8 CMD Commands to Manage (Wireless) Networks in Windows


  • ping is probably the simplest of all diagnostic commands. It’s used to verify basic TCP/IP connectivity to a network host.
  • To use it, simply enter the command, followed by the name or IP address of the host you want to test


ping www.google.com


  • tracert is a short form of traceroute commands. It is used for trace out any issues arises in the networks.
  • It also track the route of the packets.
tracert www.google.com


  • pathping is more or less similar to the tracert which is more informative than tracert.
  • It takes long time to execute.
pathping www.google.com



  • ipconfig is used to find out the ip address of a device.
  • IP address is a Uniquely Identify a computer in a network with 32 bit number.
  • It also List the items
    1. IPv6 Address ( In future generation of network world, this IPV6 will be used not now) – What could be I.
    2. Actual IP Address of your machine. (Who Am I).
    3. Subnet Mask (What type Am I).
    4. Default Gateway – Through who I can go.

Use this switch to flush your DNS cache:

ipconfig /flushdns


  • Flushing the DNS cache can help when your internet is working, but a specific website or server is unreachable for some reason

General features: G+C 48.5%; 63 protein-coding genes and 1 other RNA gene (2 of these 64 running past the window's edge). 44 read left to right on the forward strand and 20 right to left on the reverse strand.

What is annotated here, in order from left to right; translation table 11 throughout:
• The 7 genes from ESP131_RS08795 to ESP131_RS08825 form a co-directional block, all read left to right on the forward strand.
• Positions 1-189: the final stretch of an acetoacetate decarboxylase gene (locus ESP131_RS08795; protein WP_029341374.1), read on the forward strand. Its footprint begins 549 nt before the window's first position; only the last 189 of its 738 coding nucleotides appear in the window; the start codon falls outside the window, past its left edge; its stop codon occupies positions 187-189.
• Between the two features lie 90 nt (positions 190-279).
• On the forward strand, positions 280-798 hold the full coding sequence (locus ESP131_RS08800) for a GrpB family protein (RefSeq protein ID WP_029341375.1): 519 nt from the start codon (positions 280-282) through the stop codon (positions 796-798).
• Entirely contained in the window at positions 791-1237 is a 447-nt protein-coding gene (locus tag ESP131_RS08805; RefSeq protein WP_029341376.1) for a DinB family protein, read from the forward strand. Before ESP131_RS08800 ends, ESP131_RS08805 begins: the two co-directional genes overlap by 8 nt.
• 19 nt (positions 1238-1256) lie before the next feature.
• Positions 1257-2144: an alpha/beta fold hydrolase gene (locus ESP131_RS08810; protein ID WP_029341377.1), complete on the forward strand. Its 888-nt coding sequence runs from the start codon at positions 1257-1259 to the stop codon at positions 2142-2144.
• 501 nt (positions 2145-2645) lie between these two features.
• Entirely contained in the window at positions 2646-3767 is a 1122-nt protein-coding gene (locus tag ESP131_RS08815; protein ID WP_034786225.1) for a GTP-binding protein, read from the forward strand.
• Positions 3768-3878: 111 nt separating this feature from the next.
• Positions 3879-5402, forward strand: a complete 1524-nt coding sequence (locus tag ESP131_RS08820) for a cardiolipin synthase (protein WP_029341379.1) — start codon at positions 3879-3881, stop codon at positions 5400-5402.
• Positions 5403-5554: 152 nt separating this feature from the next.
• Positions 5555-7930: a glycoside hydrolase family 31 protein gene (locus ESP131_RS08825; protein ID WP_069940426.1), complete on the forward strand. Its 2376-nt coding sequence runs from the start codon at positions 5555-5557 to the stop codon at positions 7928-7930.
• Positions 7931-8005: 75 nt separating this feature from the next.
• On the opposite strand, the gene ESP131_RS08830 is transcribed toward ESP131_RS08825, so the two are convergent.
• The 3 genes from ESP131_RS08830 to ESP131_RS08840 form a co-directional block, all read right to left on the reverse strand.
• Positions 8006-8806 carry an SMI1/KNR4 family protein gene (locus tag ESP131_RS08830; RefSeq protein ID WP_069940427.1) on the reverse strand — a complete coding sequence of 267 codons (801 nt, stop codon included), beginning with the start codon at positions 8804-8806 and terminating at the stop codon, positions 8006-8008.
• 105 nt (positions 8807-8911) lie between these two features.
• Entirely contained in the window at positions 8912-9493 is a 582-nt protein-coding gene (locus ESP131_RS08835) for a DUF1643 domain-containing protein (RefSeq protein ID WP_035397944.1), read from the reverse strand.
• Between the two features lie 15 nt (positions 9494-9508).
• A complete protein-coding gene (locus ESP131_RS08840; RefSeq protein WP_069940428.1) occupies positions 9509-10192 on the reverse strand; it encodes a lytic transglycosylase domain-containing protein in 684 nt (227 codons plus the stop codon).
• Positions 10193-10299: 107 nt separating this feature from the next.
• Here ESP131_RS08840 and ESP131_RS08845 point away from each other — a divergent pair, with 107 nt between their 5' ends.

• MAC address (Media Access Control) is physical address of a device which is assigned by manufactures.
  • This getmac commands used to display MAC addresses for the local system.
  • It also shows the information of how many network adapters the system contain.



  • nslookup tool can help you to verify that DNS name resolution is working correctly.
  • When you run nslookup against a host name, the tool will show you how the name was resolved, as well as which DNS server was used during the lookup.


nslookup www.google.com


  • Not all IP addresses lead to domain names though, and many IP addresses aren’t reachable over the web.


  • netstat is a tool for network statistics, diagnostics, and analysis.
  • It’s powerful and complex, but can be simple enough if you ignore the advanced aspects that you don’t need to know about.



  • By default, the command shows all “active connections” on your system whether those connections are on LAN or across the internet.
  • An active connection doesn’t mean data is being moved — it could just mean a port that’s open and ready to accept a connection.


  • netsh stands for Network Shell.
  • It’s a command that lets you view and configure pretty much every network adapter on your system, in more detail and granularity than any of the preceding commands.
  • Running the netsh command on its own will shift the Command Prompt into network shell mode.
  • There are several different “contexts” within this shell, including one for routing-related commands, one for DHCP-related commands, and one for diagnostics, among others. But you can use it to run individual commands, too.




To see all network shell contexts:

netsh /?


And to see all commands within a context:

netsh wlan /?

You can drill down one more layer to find all of the subcommands within those commands:

netsh wlan show /?

If you want to display all the network shell context commands:

netsh wlan show drivers